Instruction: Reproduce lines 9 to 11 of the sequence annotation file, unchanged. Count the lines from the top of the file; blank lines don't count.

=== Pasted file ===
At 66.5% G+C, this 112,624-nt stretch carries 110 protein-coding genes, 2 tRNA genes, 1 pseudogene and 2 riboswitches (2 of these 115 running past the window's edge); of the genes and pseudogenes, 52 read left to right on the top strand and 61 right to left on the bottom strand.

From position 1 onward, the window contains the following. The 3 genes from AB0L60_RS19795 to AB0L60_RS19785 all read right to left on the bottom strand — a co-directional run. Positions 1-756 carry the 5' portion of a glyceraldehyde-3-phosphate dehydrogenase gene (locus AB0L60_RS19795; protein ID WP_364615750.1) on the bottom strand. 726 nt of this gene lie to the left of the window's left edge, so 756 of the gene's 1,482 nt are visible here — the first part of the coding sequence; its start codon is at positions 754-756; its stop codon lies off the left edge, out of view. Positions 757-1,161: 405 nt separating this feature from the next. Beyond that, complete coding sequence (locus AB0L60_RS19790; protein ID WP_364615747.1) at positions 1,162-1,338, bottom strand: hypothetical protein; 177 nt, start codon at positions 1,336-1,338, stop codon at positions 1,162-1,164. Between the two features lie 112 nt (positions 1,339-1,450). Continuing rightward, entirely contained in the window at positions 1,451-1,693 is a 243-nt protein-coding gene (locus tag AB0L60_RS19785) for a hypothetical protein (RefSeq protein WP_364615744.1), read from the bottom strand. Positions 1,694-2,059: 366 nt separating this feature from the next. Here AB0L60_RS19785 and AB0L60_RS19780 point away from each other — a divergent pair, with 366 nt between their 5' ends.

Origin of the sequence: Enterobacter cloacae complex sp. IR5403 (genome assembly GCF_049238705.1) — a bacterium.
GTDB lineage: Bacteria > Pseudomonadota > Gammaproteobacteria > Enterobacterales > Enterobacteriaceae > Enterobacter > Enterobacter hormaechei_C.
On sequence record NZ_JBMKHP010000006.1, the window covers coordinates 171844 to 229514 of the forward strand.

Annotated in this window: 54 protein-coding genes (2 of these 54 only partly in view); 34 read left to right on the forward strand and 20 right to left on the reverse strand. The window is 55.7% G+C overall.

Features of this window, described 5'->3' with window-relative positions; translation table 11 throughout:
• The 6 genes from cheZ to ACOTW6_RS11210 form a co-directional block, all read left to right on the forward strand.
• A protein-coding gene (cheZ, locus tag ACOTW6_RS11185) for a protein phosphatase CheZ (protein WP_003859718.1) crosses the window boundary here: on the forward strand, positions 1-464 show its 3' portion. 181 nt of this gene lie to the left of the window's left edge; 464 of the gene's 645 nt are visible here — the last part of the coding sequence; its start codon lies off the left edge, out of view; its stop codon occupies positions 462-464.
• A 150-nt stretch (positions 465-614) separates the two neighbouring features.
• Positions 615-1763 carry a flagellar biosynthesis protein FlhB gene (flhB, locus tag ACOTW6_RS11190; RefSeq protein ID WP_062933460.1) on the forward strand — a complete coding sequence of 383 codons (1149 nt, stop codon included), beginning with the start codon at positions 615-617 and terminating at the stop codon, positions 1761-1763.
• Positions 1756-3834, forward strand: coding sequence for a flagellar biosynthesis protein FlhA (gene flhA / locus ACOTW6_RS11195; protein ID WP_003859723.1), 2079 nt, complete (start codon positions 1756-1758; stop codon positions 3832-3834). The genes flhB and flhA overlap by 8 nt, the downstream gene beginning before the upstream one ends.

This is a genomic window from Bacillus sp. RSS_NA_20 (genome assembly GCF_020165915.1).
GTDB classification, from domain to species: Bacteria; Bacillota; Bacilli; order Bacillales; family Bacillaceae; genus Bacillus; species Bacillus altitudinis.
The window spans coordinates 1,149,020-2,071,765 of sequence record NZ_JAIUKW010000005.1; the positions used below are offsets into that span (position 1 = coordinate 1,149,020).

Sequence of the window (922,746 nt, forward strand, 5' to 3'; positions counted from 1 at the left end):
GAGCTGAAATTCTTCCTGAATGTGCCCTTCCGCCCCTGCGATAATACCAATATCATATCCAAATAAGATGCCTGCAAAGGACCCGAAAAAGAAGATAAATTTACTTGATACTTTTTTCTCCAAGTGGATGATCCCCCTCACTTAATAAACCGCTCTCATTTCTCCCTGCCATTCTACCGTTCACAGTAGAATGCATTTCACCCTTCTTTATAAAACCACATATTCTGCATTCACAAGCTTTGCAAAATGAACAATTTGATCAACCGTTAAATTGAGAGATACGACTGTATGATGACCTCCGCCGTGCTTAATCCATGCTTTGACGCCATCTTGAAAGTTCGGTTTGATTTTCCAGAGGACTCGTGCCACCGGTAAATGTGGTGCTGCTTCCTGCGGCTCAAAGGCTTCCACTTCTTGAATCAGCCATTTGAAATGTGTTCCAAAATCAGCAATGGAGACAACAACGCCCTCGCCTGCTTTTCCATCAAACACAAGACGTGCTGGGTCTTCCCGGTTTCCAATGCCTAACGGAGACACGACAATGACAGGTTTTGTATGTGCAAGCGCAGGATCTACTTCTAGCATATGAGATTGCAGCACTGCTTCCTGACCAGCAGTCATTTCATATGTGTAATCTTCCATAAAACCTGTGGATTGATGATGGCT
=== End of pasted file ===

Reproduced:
• A protein-coding gene (cheZ, locus tag ACOTW6_RS11185) for a protein phosphatase CheZ (protein WP_003859718.1) crosses the window boundary here: on the forward strand, positions 1-464 show its 3' portion. 181 nt of this gene lie to the left of the window's left edge; 464 of the gene's 645 nt are visible here — the last part of the coding sequence; its start codon lies off the left edge, out of view; its stop codon occupies positions 462-464.
• A 150-nt stretch (positions 465-614) separates the two neighbouring features.
• Positions 615-1763 carry a flagellar biosynthesis protein FlhB gene (flhB, locus tag ACOTW6_RS11190; RefSeq protein ID WP_062933460.1) on the forward strand — a complete coding sequence of 383 codons (1149 nt, stop codon included), beginning with the start codon at positions 615-617 and terminating at the stop codon, positions 1761-1763.